Ash is my oldest kitty-baby, at 10 1/2 years old. He came to live with us in early November, 2009, when he was only four months old. He and Christabel, who was 2 1/2 years old, came home together and were named for the poets in AS Byatt’s Possession. Christabel had lymphoma and sadly passed away six months after we adopted her. For the next five years, Ash was our only cat, and he preferred it that way. He was none too happy when Gavroche joined our family, heh, and the only kitty friend he seems to really like is Nimi. He’s a bit of a curmudgeon, but he loves people and he’s the gentlest cat I’ve ever known.
Unfortunately, he’s also a bit prone to illness. He has had frequent stomach issues since he was three years old, and several times he’s lost weight rapidly due to this. About a week after we moved into this new house, he again began to lose weight. He wouldn’t eat, wouldn’t drink, and he was hobbling around the house. Most of the time he was very lethargic. At first we thought it was the stress of moving – this has happened before, and after a lot of extra feedings, he gets better – but this time, he wasn’t improving. We brought him in to the vet on the 2nd. By that point, he’d lost about 1.5 lbs.
I wasn’t prepared to hear some of the things our vet said. Ash was severely jaundiced (gums, skin, ears, etc) and she was worried that he was in complete liver failure. She wanted to get bloodwork done on him, and get him straight onto an IV because he was so dehydrated. I said goodbye and let him go, hoping to get good news later that day. Which was a partially fulfilled wish. Ash’s bloodwork came back with elevated liver enzymes, but not nearly to the level our vet was expecting and not high enough to cause the issues he was having. Nothing else appeared weird with his bloodwork, so we had no idea what might be causing the problem.
After two days of IV and eating only at night when the vet’s office was closed, Ash was sent home with us. He had a lot more energy, though he still wouldn’t eat or drink and that energy faded quickly as the IV wore off. We quarantined him to the master bedroom so that he wouldn’t have to compete for food/water. The goal was to see how he did over the weekend to determine if he could stay with us until the vet’s office could schedule an ultrasound (mid-week), or if he needed to get back onto the IV. Poor baby. Sadly, he didn’t eat or drink a thing over the weekend, and we brought him back to the vet on Monday morning.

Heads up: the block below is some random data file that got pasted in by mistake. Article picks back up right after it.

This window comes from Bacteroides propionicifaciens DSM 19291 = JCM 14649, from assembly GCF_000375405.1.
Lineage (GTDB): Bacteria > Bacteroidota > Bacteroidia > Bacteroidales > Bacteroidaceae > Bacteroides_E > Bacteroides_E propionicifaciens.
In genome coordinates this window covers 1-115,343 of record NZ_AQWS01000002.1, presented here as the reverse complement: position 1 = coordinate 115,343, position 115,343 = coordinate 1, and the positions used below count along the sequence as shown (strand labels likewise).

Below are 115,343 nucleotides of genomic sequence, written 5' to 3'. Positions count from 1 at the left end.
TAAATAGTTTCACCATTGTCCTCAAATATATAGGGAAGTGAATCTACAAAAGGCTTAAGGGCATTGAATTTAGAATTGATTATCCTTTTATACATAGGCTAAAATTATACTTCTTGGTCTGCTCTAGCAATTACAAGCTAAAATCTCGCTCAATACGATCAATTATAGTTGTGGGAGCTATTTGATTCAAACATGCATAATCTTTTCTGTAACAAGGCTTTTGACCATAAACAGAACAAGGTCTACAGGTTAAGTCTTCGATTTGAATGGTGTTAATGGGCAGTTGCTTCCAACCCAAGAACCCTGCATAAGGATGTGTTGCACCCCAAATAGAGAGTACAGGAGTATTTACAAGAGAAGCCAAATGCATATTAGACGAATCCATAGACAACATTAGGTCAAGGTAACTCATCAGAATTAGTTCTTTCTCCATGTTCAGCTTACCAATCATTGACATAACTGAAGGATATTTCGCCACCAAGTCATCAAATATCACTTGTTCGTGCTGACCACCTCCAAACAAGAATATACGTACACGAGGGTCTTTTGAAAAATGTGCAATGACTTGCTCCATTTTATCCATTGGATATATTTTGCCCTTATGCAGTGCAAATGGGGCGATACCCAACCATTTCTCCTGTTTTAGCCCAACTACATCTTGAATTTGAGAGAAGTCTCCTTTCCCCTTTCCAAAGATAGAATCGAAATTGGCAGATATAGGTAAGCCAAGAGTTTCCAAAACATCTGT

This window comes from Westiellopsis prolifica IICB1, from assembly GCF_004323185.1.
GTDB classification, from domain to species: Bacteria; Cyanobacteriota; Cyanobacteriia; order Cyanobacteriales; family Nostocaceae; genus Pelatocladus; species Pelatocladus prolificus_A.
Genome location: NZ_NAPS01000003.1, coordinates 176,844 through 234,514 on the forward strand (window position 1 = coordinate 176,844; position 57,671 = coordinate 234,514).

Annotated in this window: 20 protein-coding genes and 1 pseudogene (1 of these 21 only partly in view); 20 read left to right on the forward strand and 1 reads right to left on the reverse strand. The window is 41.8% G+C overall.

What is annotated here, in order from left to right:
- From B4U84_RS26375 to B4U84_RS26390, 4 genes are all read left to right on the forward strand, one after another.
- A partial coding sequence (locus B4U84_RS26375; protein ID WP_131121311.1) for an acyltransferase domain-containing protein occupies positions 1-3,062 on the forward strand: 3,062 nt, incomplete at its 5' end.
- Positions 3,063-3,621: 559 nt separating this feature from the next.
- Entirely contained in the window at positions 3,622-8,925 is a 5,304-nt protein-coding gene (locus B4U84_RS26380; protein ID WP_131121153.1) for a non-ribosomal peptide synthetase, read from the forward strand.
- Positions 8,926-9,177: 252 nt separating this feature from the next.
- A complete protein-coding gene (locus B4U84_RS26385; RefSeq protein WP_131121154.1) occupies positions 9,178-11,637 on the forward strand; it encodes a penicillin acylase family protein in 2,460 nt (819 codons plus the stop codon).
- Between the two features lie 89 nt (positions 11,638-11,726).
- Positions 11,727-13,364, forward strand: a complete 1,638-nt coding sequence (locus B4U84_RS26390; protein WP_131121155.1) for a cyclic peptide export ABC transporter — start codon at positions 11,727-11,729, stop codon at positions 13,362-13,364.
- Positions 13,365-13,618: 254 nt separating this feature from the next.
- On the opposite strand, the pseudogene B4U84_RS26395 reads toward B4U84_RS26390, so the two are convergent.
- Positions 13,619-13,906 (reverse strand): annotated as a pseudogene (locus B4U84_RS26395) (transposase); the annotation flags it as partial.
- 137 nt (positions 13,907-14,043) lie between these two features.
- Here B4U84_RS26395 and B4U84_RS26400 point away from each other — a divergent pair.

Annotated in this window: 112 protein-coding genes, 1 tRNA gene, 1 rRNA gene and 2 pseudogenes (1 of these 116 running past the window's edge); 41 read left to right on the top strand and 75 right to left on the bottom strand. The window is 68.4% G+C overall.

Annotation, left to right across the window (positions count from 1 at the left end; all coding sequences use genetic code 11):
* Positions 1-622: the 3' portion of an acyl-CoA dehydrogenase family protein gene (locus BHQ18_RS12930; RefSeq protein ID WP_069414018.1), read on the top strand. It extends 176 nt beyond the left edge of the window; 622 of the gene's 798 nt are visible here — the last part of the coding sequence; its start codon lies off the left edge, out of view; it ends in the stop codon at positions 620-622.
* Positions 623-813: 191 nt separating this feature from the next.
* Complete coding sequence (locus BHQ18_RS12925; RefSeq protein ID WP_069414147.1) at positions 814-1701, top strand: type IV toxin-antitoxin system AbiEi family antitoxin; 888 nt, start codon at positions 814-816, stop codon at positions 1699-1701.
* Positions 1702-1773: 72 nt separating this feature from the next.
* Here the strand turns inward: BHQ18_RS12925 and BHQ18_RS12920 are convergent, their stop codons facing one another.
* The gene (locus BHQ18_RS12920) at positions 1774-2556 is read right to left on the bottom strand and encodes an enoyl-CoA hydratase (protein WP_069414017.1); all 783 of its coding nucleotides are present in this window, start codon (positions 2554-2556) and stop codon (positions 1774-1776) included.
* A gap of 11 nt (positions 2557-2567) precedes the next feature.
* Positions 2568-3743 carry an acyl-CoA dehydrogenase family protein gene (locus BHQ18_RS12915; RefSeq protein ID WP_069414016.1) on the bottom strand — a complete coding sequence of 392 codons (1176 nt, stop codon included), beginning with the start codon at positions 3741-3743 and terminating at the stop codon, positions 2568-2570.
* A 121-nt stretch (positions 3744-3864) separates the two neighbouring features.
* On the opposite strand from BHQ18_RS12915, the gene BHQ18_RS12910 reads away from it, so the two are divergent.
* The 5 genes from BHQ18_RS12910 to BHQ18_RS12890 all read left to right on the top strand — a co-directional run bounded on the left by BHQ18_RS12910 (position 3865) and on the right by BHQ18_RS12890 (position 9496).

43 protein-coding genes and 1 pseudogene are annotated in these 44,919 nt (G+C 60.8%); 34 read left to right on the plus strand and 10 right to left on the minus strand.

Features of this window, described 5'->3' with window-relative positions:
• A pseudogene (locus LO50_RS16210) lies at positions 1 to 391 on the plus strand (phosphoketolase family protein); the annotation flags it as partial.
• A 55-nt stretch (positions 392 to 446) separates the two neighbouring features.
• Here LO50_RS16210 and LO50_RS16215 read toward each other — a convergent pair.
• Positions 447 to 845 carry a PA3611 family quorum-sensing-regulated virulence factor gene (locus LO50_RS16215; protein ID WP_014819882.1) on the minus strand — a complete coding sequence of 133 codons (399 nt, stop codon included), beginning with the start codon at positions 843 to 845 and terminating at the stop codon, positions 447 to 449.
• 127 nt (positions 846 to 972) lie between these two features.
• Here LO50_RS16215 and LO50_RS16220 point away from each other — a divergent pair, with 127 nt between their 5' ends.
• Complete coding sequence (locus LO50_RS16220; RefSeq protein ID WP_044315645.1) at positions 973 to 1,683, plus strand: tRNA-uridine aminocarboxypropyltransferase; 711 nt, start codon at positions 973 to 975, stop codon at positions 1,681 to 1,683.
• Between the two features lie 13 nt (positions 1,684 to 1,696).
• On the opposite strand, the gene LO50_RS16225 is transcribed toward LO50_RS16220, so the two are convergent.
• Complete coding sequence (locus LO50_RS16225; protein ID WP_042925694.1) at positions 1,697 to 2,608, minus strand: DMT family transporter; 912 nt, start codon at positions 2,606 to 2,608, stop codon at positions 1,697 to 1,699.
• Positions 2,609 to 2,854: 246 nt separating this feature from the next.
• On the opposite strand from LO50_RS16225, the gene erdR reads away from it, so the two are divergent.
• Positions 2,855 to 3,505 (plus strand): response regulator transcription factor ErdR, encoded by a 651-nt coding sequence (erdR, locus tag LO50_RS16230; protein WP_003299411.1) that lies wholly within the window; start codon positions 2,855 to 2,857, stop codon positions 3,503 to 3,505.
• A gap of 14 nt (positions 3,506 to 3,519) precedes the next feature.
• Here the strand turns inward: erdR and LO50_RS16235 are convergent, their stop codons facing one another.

This is where things got really tough. The vet scheduled an ultrasound at a specialty clinic so that we could get in early. The ultrasound revealed nodes in his intestines that possibly indicate lymphoma, and abnormalities on his liver that could be cancer, liver disease, or (somehow?) renal disease. Three years ago, Ash was diagnosed with having a slightly shrunken kidney and was put on a special low-phosphorus diet. He improved greatly, but this is probably just a continuation of the same condition – dehydration, failing kidneys and liver. The specialty clinic wanted to do some biopsies, and I admit, I just broke down. I couldn’t bear to put Ash through all that if in the end he would just be scared and miserable and in pain. We brought him home – his platelet count was too low for surgery anyway – and contacted our regular vet for next steps. I couldn’t stop sobbing while we waited.
The vet’s news was less dire. She recommended skipping the biopsies. There was no point of doing them as the treatment for all of those conditions would be the same: IV fluids, antibiotics (for the fever Ash had now developed), and steroid treatment to decrease inflammation and help him to feel more energized and able to eat. It’s not a cure, but it might help him to feel better for possibly up to a few years with a regular steroid maintenance dose. And miraculously, after Ash got home from the ultrasound, he actually began to eat a little again. Not much, but far more than he had been over the weekend. He drank some water as well, just a tiny bit. It was enough that instead of an IV, the vet just gave him some subcutaneous fluids during Tuesday’s treatment. Ash came home that afternoon, and we’ve been nursing him along (and force-feeding him steroid pills) ever since.
It’s very hard to know when it’s time to stop trying and let a kitty-baby go. Ash was the first pet I’d had since I left home for college. I hadn’t wanted any animals. There had been some trauma with pets when I was young, and I think part of my reaction (tied to the other PTSD stuff I was going through) was to shut out animals altogether. I had no connection to them. Jason wanted a cat, and I agreed to adopt Ash and Christabel for him. I never expected that Ash would be the creature that taught me how to open my heart again and love without protecting myself from the inevitable hurt. He’s my baby, the kitty who deemed me the alpha, who wouldn’t eat when he was young until I sat down to eat first, who claims my office chair is his own and periodically challenges me for alpha position. He’s my Ash, and no matter how many kitties I’ve loved afterwards, he holds a very special place in my heart. The thought of being without him, especially after such a short time (only ten years!), is heartbreaking.
But I’m also not going to force him to suffer. I’m not going to terrify him and make him feel unsafe at home. I’m not going to put him through needless surgeries and painful procedures, not if it’s time. I won’t syringe-feed him food just to keep him alive. I know where I draw my line. Hopefully, I won’t have to meet that line any time soon – Ash actually ate almost an entire can of food last night, for the first time in weeks!! – but the entire family is preparing ourselves, just in case, and spending every last minute we can with our baby.